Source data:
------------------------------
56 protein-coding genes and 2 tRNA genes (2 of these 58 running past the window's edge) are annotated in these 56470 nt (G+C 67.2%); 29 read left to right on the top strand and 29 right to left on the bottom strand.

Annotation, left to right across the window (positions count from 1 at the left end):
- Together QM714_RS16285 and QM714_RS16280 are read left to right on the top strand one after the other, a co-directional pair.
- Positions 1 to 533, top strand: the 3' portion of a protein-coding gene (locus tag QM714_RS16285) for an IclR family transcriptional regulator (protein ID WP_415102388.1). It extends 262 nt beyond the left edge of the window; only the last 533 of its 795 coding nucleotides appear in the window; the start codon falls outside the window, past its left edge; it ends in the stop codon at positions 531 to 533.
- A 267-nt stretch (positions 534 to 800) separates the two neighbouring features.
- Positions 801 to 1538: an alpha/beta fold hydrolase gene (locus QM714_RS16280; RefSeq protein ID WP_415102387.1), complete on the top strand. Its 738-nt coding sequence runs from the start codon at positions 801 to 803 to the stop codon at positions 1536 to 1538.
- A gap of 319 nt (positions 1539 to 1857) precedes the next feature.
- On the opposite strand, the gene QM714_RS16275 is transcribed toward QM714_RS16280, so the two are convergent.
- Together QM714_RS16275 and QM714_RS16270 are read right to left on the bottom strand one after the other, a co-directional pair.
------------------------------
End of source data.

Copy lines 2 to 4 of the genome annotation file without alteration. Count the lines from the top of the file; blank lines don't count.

Annotation, left to right across the window (positions count from 1 at the left end):
- Together QM714_RS16285 and QM714_RS16280 are read left to right on the top strand one after the other, a co-directional pair.
- Positions 1 to 533, top strand: the 3' portion of a protein-coding gene (locus tag QM714_RS16285) for an IclR family transcriptional regulator (protein ID WP_415102388.1). It extends 262 nt beyond the left edge of the window; only the last 533 of its 795 coding nucleotides appear in the window; the start codon falls outside the window, past its left edge; it ends in the stop codon at positions 531 to 533.